"I’ve picked up a lot of flowers for my house since then. I just keep them around me all the time to remind me that I’m moving into femininity and strength and then femininity and aloneness — you know, that power of being self-sufficient, but being soft too, and open."
On the lead single, "Simmer", Hayley deals with themes of rage and instinctive female protection of one's child. "Cinnamon" reflects upon the feeling of solitude, and enjoying the life of a single woman, while "Sudden Desire" describes the conflicted sexual desire in a complicated relationship. In "Dead Horse", Hayley admits to having been the 'other woman' before getting into her longest relationship.
"Singing that was like being in a plastic bag for years and finally poking a hole in it. I had a lot of shame about being the other woman, about being betrayed, about staying. The song is meant for myself."
Not only musically, but also in terms of style, Hayley Williams clearly differentiates herself from her band with her solo project. In the past, colorful hair was her trademark. Pink, orange, blue - this woman can wear any color on her head (which is why she is also co-owner of the hair dye company Good Dye Young). For her solo debut, she has chosen a classically elegant blonde, with a non-dyed backdrop of long locks around the neck. Maybe this is a choice to draw attention away from her appearance and towards her music, or the split symbolizes her coming to terms with different and complex parts of her personality. She presents us with a colorful palette of different elements and styles of electronic music, which in the end come together to form a harmonious whole.
We wouldn't be music is her passion if we didn't also take a close look at the credits of the album in the constant search for women involved in this project. On the musical side, we could find the all-female band boy genius here, who did with "Roses/Lotus/Violet/Iris" the only feature part of this album. Julien Baker, Phoebe Bridgers, and Lucy Dacus founded the American alternative rock band boy genius in 2018. Their self-titled debut EP Boygenius was written and recorded in four days at Sound City Studios in Los Angeles.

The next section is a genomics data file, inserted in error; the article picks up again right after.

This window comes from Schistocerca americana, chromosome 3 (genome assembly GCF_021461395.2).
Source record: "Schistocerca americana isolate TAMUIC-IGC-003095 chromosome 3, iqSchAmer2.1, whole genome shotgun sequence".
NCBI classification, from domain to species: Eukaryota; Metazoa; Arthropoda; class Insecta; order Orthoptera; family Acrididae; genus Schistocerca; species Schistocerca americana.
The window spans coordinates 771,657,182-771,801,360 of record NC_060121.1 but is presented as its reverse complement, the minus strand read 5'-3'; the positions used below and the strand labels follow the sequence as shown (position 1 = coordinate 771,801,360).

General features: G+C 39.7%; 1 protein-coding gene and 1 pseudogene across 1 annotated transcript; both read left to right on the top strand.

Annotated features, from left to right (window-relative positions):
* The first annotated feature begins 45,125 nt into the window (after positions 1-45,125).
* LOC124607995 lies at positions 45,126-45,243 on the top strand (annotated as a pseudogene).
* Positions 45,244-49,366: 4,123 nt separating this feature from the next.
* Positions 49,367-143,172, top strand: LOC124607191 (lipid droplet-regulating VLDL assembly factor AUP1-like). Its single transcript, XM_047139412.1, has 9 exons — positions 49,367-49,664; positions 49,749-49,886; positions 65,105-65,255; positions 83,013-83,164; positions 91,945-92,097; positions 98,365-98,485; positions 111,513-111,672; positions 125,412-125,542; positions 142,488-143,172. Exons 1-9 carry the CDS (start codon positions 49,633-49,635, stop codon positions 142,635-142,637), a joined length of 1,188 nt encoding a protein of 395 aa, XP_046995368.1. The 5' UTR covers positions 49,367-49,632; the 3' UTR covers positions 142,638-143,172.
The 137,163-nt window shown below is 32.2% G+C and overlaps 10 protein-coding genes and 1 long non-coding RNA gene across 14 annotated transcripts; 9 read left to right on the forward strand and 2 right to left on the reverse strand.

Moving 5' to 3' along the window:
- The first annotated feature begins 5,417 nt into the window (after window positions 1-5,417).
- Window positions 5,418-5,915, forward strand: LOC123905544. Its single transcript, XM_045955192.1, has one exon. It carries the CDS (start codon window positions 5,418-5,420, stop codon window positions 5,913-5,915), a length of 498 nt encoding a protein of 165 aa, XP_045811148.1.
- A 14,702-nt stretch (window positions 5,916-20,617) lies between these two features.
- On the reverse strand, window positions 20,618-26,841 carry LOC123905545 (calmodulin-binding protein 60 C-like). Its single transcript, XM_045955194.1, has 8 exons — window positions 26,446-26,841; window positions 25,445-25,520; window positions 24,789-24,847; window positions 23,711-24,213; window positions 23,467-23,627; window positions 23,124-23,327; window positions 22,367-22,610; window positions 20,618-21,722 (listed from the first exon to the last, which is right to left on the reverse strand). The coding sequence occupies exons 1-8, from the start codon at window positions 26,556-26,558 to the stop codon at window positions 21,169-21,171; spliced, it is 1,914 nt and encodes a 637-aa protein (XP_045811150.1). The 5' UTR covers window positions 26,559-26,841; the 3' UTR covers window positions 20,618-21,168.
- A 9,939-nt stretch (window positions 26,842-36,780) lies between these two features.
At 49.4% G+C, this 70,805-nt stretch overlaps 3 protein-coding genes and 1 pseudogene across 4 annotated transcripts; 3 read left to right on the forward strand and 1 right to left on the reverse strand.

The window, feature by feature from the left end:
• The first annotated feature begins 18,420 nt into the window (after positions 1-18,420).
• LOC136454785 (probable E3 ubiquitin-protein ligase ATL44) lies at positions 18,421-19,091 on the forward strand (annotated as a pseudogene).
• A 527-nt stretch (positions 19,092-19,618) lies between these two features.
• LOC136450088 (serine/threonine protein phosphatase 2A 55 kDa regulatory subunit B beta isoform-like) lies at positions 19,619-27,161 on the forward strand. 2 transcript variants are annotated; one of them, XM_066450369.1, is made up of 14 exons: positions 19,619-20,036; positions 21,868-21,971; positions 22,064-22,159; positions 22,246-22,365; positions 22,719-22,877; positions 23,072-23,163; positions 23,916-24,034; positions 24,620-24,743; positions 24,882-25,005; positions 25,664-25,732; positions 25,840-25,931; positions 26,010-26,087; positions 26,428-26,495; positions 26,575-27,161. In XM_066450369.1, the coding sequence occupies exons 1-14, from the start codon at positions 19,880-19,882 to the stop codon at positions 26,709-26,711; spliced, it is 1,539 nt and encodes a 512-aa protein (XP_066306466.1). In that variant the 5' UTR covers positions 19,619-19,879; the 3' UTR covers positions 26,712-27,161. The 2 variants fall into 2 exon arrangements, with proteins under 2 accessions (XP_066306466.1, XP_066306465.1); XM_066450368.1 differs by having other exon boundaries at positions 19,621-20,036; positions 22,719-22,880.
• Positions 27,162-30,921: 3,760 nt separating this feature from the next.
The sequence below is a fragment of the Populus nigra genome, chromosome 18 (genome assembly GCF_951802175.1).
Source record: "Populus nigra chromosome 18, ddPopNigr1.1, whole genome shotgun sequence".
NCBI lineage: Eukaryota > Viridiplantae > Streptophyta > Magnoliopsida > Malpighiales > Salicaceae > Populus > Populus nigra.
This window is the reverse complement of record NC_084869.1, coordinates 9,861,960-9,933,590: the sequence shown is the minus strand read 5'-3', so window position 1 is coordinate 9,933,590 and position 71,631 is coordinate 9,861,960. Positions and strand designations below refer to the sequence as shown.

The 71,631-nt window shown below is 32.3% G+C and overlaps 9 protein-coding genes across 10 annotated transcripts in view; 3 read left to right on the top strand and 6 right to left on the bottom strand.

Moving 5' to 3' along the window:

On the technical side, Michelle Freely supported the production of "Petals for Amor" as an assistant engineer. Another fabulous female on the credits to the album is, of course, Lindsey Byrnes, Hayley's good friend, and creative mind behind the video shoots and photo shoots that accompany the artwork that is "Petals For Armor".
"I think of all the wilted women Who crane their necks to reach a window Ripping all their petals off just cause "He loves me now, he loves me not"
I myself was a wilted woman Drowsy in a dark room Forgot my roots Now watch me bloom"
Lyrics from Roses/Violet/Lotus/Iris
With all its complex facets, "Petals for Armor" is more than a debut album turned masterpiece. Lyrically and sonically, it paints a complicated picture of a woman who has, through failed relationships and pain, found herself and taken on femininity on her own terms. Hayley Williams herself said she often struggled to apply the stereotypical concept of womanhood to herself, but she has come to terms with all parts of her personality now. Any woman will be able to recognize herself in one of the many colors of this record. "Roses/Lotus/Violet/Iris" marks the feminist pinnacle of the album, reminding us that our femininity is not measured by comparing ourselves to other females, or by male validation. Just like Hayley, we are complicated - and magical.